However, there are a couple of key things to note regarding this solar power disadvantage. Firstly, the sun actually does shine when we need electricity most. As humans (not vampires), our days more or less follow the movement of the sun. Society more or less wakes up when the sun rises. At the time of the sun’s greatest height and visibility, humans tend to be most active. At this time, we are of course using much more electricity than in the middle of the night, so electricity is in greater demand. (This also makes electricity more expensive in the middle of the day, making electricity produced from solar panels more valuable.)

Another important point worth noting on this front is that, with storage, solar power could theoretically supply the world with all of its electricity needs. In fact, nothing on earth compares to the energy potential of sunshine:

solar resource potential

Annual energy potential of renewable energy resources vs. total known recoverable reserves of non-renewable energy sources.

So, those are the solar power advantages and disadvantages that I think are most notable. Feel free to chime in with something else if you think I missed something.

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About the Author

is the director of CleanTechnica, the most popular cleantech-focused website in the world, and Planetsave, a world-leading green and science news site. He has been covering green news of various sorts since 2008, and he has been especially focused on solar energy, electric vehicles, and wind energy since 2009. Aside from his work on CleanTechnica and Planetsave, he's the founder and director of Solar Love, EV Obsession, and Bikocity. To connect with Zach on some of your favorite social networks, go to ZacharyShahan.com and click on the relevant buttons.



  • Illogicbuster

    “Putting solar PV panels on your roof is likely to save you tens of thousands of dollars.”

    Incorrect. I had 3 diferent quotes for my home in SoCal. The BEST one had me breaking even on the COST of the system vs. saving on my electric bill. Welcome to the REAL world.

  • myakka54

    my only comment is that global warming is a myth perpetuated by the Left to raise taxes. While this is not a negative comment on solar, I do see the advantages, please don’t use the myth to sell it. We have actually cooled the last 5 years and all of Al Gores predictions from years ago all proved false. If you are doing it to save money and increase the value of your property fine. You should do well, but don’t think it will change the climate if you do. Again a unproven scientific fact

  • poop

    my dick hurts, i blame solar power

  • David

    I came across this article researching for a solar project. Solar definitely has its place. This article made a few interesting points, but there are a number of inaccuracies. I’ll pick on the one bugging me the most: Jobs.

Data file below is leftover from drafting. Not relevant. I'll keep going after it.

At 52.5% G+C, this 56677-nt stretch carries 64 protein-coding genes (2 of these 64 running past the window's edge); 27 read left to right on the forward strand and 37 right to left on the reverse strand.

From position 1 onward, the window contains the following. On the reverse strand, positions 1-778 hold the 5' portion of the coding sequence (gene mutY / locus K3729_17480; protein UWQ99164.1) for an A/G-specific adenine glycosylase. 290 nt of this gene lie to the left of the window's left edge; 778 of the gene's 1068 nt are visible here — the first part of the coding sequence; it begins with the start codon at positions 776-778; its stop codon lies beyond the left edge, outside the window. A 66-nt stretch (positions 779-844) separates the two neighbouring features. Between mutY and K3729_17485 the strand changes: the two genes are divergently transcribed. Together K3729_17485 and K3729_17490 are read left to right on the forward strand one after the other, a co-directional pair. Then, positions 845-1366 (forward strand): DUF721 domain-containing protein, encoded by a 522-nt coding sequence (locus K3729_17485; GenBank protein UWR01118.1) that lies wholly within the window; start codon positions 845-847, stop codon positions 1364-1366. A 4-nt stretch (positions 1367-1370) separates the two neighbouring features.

This is a disadvantage. I want my friends to have a job as much as the next guy, but doing the same amount of work with more people is actually a negative. I think this is fairly intuitive so it irks me that it’s completely backwards.

    More jobs means there’s more cost associated. More polluters required to get the job done. Something that takes less workers means we can have a higher (or the same) standard of living with less burden on the environment (using solely jobs as a comparison.)

    I can set people digging and refilling holes & raise taxes to pay for it. Is that a good thing? A job is only a good thing if its self-sustaining. I.e., it produces value worthy of the effort.

    This is actually similar to the reason that “energy independence” is an advantage. If a community requires more work (jobs) to produce food than the food it requires to survive, it dies. Same principle with energy, but in a more complex system involving competing economic systems. Likewise, if a community is starved for energy, the cost of that energy may exceed the economic systems ability to purchase it. In an economic system that needs energy to produce value, this will lead to economic death. Energy independence makes it harder for an enemy to hurt you on this front.

  • kewldood

    sup guys

  • nadeem

    hygienic is only our life
    otherwise u r sick person in your life

  • logeshs

    Solar technology is much cheaper than all other electricity resources like fossil fuels by reducing money and makes our society pollution free and it is most useful thing in rural areas.

    http://www.efficaenergy.com/solar-chennai.html

  • logeshs

    Solar power does not depends on fossil fuels or any other energy resources and it does not have any limitations like all other resources on generating electricity. It will more beneficial one for every home and companies.

    http://www.efficaenergy.com/solar-chennai.html